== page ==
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Hunter: Vang seemed nervous but polite
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Chai Soua Vang, right, talks to a spectator in a Sawyer County courtroom during a recess in his murder trial Wednesday. (Pool photo/Jeffrey Phelps)

Hayward, Wisc. — (AP) Shortly after eight hunters were shot in northwestern Wisconsin, the man accused of murdering six of them walked up to another hunter and politely asked for directions, though he seemed nervous and in a hurry, the hunter testified Wednesday.

Daryl Gass said he heard about 15 shots over 10 minutes some 500 yards from his tree stand around noon Nov. 21 and expected to see fleeing deer headed his way.

Gass said he heard a noise, looked behind him and saw a man wearing camouflage, instead of the usual hunter blaze orange, carrying a gun and a backpack.

"He mentioned he was lost and needed help," Gass testified, identifying the man as Chai Soua Vang.

Gass said he gave Vang directions to a logging road that would lead him out of the woods. Vang apologized for interrupting his hunting and walked on, Gass said.

"He was very polite," Gass testified. "But he seemed a little nervous. I just assumed that was because he was lost. ... When he left, he was making some time but he wasn't running."

Gass said he radioed his 19-year-old son, Eric, who was hunting nearby, and warned him that Vang was walking his way and not to mistake him for a deer. The son testified he watched Vang reach the logging road and walk on it for a bit before turning into the woods again.

Daryl Gass was apparently the first person to encounter Vang after the shootings that left six dead and two wounded in some isolated Sawyer County woods. Vang and the hunters got into a confrontation after they found Vang in a tree stand on their private property.

Vang says he acted in self-defense after someone shot at him first. Vang's attorney, Steven Kohn, has told jurors Vang, a deer hunter since 1992, came under a verbal attack from the hunters who used profanities and racial slurs, and Vang felt frightened and under siege.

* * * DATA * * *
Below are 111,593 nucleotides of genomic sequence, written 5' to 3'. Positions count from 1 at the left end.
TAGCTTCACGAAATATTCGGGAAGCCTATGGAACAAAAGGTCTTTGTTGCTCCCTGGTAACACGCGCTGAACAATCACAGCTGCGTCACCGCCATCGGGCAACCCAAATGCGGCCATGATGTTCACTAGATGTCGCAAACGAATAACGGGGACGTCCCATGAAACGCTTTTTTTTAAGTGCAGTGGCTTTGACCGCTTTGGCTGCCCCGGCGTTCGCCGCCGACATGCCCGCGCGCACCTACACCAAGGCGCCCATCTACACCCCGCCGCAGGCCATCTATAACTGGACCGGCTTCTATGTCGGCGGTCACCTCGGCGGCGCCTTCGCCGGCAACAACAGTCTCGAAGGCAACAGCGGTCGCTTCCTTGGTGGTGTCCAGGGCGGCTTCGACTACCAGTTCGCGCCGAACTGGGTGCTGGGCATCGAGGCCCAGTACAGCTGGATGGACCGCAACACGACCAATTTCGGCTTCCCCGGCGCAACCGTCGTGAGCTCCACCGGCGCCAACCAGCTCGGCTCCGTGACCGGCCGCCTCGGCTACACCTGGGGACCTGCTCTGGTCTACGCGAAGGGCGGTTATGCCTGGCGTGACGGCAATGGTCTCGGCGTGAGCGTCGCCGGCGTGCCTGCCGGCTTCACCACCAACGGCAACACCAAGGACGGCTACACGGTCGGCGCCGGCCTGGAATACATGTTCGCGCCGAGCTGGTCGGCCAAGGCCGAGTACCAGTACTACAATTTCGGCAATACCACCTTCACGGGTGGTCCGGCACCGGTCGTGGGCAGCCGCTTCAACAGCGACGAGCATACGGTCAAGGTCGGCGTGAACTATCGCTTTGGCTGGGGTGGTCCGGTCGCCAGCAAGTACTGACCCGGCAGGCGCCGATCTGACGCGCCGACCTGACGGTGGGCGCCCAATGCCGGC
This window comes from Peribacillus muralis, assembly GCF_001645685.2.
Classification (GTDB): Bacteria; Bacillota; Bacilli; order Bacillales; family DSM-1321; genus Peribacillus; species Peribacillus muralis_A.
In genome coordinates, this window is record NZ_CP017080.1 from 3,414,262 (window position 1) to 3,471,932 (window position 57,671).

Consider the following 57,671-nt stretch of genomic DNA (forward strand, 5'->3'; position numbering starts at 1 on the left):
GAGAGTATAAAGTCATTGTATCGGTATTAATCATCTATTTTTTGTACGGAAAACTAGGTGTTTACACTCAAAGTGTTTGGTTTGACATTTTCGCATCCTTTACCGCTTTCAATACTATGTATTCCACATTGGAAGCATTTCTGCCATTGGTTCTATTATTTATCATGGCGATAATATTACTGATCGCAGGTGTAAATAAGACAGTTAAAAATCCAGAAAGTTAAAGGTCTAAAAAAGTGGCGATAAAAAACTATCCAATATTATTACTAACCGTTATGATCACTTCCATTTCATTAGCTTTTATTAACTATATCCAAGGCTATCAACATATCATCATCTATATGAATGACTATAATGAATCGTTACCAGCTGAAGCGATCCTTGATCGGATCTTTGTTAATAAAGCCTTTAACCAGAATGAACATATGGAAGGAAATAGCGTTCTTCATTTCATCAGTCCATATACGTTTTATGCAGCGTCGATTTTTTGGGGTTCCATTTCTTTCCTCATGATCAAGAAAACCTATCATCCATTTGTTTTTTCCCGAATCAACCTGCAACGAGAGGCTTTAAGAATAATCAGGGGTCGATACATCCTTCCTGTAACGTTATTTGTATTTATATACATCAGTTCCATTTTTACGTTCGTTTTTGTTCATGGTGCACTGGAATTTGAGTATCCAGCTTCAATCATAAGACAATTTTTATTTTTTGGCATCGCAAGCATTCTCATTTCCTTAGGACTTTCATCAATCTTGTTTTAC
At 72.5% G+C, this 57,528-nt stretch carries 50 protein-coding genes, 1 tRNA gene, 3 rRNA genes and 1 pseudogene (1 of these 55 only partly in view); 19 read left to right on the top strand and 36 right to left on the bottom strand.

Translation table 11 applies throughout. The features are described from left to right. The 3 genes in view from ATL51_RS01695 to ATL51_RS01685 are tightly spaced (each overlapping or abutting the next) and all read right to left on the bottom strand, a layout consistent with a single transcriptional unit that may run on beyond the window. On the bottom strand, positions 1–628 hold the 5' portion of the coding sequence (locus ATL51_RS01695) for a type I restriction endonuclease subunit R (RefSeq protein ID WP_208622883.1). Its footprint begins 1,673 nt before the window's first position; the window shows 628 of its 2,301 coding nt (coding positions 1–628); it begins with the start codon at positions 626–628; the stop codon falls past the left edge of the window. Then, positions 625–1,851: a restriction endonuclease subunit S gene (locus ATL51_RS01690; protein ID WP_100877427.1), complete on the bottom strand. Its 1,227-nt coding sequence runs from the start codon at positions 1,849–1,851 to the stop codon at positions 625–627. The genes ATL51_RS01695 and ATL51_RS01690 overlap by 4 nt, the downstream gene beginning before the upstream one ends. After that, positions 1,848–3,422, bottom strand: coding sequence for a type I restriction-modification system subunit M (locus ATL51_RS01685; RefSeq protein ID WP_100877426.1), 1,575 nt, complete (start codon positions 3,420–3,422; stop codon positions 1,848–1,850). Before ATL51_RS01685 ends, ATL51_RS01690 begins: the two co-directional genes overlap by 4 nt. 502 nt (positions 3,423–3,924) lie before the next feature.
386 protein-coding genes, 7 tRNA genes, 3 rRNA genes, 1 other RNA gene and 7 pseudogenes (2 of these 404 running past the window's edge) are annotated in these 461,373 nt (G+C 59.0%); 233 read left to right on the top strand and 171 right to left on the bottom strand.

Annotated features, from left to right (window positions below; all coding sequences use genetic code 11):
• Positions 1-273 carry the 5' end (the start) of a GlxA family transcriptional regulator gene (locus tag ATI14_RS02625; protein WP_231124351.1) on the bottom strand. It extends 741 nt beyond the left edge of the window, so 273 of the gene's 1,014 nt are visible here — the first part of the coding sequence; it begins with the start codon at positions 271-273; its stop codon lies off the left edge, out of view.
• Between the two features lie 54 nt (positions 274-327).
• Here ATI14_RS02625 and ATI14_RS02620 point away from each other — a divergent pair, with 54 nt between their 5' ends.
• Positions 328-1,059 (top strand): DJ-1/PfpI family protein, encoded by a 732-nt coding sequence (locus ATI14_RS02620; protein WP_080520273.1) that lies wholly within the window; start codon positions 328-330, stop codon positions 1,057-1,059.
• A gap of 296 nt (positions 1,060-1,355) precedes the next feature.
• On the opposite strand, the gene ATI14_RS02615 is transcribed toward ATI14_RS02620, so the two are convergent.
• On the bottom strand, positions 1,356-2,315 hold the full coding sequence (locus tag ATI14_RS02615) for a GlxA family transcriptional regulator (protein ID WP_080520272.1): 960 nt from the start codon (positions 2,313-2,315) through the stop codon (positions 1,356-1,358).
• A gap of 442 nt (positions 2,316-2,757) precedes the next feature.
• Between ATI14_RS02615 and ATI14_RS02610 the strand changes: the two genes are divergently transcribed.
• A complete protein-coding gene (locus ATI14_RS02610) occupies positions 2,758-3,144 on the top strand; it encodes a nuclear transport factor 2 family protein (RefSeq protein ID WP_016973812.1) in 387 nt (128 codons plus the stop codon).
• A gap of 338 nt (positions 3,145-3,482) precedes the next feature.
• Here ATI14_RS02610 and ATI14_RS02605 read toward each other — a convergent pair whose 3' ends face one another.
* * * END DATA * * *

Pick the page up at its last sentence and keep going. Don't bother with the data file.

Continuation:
But the two hunters wounded in the shooting have testified Vang fired first, and one of them returned one shot.

Vang, a 36-year-old Hmong immigrant from St. Paul, Minn., is charged with six counts of first-degree murder and three counts of attempted murder. Vang, who was expected to testify Thursday, faces mandatory life in prison if convicted.

Another hunter, Walter Cieslak, testified Wednesday he was loading gear on an all-terrain vehicle to drive out of the woods around 4:30 p.m. that day when he heard a noise that startled him. He said he turned and saw Vang.

"He said, 'I'm sorry. I didn't mean to scare you,"' Cieslak said. "He said he was lost and asked if I had a map."

Cieslak offered Vang a ride on his ATV, and they drove about eight minutes to Cieslak's pickup truck, he said. When they got there, Cieslak said he was surprised to see some unfamiliar people.

"I said, 'This guy is lost. Is there anyone who can help him?"' Cieslak said.

State Department of Natural Resources warden Jeremy Peery was there and realized Vang may be the suspect in the shootings, Cieslak said. The warden pulled his gun, demanded Vang put down his rifle and arrested him, Cieslak said.

Cieslak said he spent 15 minutes with Vang as darkness started to set in. Asked to describe Vang's demeanor, Cieslak called it "very calm."

Cieslak and the Gasses were among five people who testified Wednesday morning for the prosecution. The defense did not cross-examine any of them.

A gun expert testified Wednesday the Russian-made rifle used in the shootings could hold 10 cartridges and be fired as quickly as four times a second. William Newhouse of the state crime laboratory held the 7.62 mm semiautomatic rifle before the jury and pulled the trigger once.

Newhouse said 14 shells that investigators recovered from the woods were fired from Vang's black hunting rifle. His testimony suggested Vang had to reload his gun once.

In questioning Newhouse, Assistant Attorney General Roy Korte suggested that Vang, in taking the scope off his gun, made it easier for him to shoot the hunters.

"It is difficult to aim the gun at something close with a telescopic sight on the gun," Newhouse said.

Two hunters wounded in the shooting, Terry Willers and Lauren Hesebeck, have testified Vang was standing 25 to 30 yards from their group when he started shooting.